Further type of evidence of a non-axisymmetric potential is the presence of nuclear rings. A small fraction of observed rings may be due to collisions or mergers of galaxies (e.g., Knapen et al. 2004), or to accretion of intergalactic gas, although the vast majority are probably resonance phenomena (Buta & Combes 1996). Nuclear rings have been identified in approximately 20% of spiral galaxies (Knapen 2005). Our sample of Seyfert 2 galaxies possesses at least one object with a nuclear ring, reported previously (Wilson et al. 1993) and confirmed in our data: NGC 5728. We detect the ring in the surface brightness maps of the Balmer lines and low-ionisation lines of metals, while it is missing in [O III]. We have found it to be associated with high interstellar extinction, which suggests that it contains large amounts of dust.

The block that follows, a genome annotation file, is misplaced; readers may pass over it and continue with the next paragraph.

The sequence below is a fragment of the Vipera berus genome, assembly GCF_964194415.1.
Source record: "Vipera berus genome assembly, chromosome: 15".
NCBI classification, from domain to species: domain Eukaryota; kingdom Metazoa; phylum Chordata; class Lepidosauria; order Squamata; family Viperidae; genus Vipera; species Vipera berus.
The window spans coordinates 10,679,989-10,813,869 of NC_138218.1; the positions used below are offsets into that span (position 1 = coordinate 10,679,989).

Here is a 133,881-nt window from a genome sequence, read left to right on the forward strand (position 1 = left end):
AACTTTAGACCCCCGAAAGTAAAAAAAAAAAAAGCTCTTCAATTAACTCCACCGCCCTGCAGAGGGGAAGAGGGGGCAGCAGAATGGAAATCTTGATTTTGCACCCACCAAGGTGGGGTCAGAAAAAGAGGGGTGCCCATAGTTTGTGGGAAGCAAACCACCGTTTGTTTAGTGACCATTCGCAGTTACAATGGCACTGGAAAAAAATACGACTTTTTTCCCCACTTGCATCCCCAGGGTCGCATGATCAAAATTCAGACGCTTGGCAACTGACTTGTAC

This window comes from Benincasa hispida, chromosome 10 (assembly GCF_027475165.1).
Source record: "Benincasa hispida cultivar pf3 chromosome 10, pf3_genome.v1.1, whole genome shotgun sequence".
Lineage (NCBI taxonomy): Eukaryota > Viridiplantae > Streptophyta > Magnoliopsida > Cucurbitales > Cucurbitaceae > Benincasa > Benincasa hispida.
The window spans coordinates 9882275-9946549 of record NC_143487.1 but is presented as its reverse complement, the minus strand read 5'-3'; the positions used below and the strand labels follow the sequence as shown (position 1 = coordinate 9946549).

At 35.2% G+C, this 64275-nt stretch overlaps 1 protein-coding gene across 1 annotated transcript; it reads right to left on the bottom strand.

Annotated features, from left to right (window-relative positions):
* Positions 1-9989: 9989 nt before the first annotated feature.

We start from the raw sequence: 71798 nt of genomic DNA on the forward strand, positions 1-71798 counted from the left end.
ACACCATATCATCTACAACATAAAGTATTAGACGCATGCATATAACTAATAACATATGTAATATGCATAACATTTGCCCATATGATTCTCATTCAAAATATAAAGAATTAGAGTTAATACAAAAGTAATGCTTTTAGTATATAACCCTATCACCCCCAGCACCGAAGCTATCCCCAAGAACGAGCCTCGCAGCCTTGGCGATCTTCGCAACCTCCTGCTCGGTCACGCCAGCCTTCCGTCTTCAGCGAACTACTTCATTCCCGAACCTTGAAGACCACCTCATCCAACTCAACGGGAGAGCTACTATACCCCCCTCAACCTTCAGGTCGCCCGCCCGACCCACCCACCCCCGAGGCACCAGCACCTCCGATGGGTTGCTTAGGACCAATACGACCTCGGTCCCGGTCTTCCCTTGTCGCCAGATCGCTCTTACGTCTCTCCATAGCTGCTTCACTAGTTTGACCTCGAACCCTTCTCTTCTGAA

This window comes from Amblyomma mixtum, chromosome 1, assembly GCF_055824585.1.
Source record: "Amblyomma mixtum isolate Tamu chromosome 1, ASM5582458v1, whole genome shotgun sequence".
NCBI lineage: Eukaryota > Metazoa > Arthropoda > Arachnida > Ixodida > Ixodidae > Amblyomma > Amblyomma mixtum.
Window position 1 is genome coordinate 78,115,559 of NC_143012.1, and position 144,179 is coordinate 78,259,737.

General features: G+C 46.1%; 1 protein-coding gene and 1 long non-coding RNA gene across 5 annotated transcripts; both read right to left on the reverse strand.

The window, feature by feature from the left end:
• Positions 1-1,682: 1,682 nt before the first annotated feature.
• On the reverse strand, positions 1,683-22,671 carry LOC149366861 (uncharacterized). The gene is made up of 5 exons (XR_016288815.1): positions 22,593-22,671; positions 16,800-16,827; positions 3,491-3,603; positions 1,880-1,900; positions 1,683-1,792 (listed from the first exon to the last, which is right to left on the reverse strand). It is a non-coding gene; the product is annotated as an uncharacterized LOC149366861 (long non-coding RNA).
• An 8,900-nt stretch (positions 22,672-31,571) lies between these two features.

Evidence of other rings might originate in the kinematic measurements, as was the case for NGC 5252 in Morse et al. (1998), and will be tested in future modelling. The strongest candidate to contain a ring is NGC 262 (Mrk 348) with the striking velocity pattern described in Sect. 5.1, not reported so far elsewhere. As suggested by Mulchaey et al. (1996a), NGC 262 possibly hosts another ring at ${\sim}1$ kpc. Marginal evidence of its detection was also found in our data, in the mean LOS velocity map of [O III], which displays systematic velocity pattern at the edges of our FOV that is qualitatively consistent with rotation in an opposite sense to that of the nuclear ring.